BensBeat Top 25 Albums of 2018

Here are the absolute best of the best full bodies of work in the chaotic year that was 2018. Happy new year!

Honourable Mentions:

  • 21 Savage – I Am > I Was
  • The 1975 – A Brief Inquiry Into Online Relationships
  • Camila Cabello – Camila
  • The Carters – EVERYTHING IS LOVE
  • Hayley Kiyoko – Expectations
  • The Internet – Hive Mind
  • Lil Wayne – Tha Carter V
  • Mitski – Be The Cowboy
  • Teyana Taylor – K.T.S.E.
  • Vince Staples – FM!

25. Jeremih/Ty Dolla $ign – MihTy

MihTy.pngTy Dolla $ign might be my 2018 MVP – his vocals appeared on quite a few high-profile albums across a number of genres and he certainly proved his versatility. This collab project with Jeremih sees him back in his element, bouncing his characteristically raspy vocals off of Jeremih’s cleaner, higher-pitched approach to deliver a non-stop run of slow jams and upbeat melodic trap cuts. Teaming up with producer Hitmaka, the two carve out a place in 2018 for the somewhat-dated R&B womanizer figure.

24. Nao – Saturn

Image result for nao saturnNao’s sophomore project is named after the astrological phenomenon of the Saturn’s Return, a period of time around age 29 when Saturn returns to its position at one’s birth that provokes events causing drastic shifts in one’s life and signals complete maturity. Her artistic growth is evident from her debut, adding some excellent and personal songwriting to her already unique and ethereal voice. Nao feels that her personal drastic shift was the end of a long-term relationship, and she addresses her heartbreak across the album’s best tracks. Saturn is a jazzy R&B project about coping with the pains and pressures of finding your way in the world.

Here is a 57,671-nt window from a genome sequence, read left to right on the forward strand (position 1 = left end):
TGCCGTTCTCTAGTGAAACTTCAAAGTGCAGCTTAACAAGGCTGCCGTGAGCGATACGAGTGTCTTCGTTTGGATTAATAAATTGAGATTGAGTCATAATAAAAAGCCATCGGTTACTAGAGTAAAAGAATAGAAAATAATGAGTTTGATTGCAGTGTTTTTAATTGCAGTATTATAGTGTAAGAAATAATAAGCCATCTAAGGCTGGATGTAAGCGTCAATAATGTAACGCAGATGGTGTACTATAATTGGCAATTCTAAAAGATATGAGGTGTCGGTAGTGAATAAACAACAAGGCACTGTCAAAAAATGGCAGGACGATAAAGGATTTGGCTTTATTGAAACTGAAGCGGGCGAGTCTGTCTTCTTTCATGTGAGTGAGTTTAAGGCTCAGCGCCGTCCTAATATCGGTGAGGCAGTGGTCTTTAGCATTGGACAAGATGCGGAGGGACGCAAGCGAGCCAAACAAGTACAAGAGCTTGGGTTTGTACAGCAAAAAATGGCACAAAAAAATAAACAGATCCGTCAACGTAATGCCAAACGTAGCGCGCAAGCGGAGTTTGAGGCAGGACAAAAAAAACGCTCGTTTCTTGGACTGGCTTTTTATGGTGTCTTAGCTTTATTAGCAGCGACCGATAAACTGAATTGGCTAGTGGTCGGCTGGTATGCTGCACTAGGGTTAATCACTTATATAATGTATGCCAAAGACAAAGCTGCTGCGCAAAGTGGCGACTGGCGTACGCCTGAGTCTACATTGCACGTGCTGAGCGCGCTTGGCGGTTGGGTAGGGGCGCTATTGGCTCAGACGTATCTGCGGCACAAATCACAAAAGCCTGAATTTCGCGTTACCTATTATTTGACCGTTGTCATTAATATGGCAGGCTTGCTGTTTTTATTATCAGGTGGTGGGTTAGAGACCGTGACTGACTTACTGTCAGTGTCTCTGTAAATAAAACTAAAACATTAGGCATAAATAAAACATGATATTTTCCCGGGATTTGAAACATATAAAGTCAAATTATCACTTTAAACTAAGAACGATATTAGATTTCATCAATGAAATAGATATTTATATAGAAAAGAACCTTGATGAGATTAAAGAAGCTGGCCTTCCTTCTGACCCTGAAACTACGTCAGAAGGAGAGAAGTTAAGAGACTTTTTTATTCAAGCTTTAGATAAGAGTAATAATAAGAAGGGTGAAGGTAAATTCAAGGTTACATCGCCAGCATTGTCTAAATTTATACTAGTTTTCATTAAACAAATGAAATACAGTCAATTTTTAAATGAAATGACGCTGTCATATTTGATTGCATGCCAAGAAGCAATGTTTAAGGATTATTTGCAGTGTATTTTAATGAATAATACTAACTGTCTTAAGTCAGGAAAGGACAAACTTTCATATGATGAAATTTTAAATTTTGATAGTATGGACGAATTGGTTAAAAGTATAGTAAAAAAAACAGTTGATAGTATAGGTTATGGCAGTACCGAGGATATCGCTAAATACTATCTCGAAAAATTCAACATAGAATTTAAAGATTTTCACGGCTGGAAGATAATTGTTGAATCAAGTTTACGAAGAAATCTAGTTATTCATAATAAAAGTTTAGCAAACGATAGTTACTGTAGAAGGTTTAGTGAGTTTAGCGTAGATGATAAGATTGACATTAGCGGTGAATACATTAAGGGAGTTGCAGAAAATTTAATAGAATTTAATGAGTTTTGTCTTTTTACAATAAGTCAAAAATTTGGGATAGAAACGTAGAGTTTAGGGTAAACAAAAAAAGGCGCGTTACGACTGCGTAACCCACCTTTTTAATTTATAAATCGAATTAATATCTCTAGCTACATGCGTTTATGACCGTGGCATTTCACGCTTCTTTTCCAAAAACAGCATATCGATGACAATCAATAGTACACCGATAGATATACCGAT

23. Panic! at the Disco – Pray For The Wicked

PATD PFTW.jpgStratospheric and theatrical vocalist Brendon Urie’s second album carrying the Panic! at the Disco name all by himself, he delivers some of his best work yet drawing from some aspects of Broadway after making his debut in musical theatre. While it might be their poppiest, the lighter melodies are grounded by roaring guitar underscores and Urie’s flair for a darker, baroque atmosphere. Of course, the centrepiece is still Urie’s powerhouse vocal delivery, a connecting thread making every unique and melodramatic world of sound the band travels to work perfectly – the man can sell anything. These are some spectacular, arena-sized choruses across the board.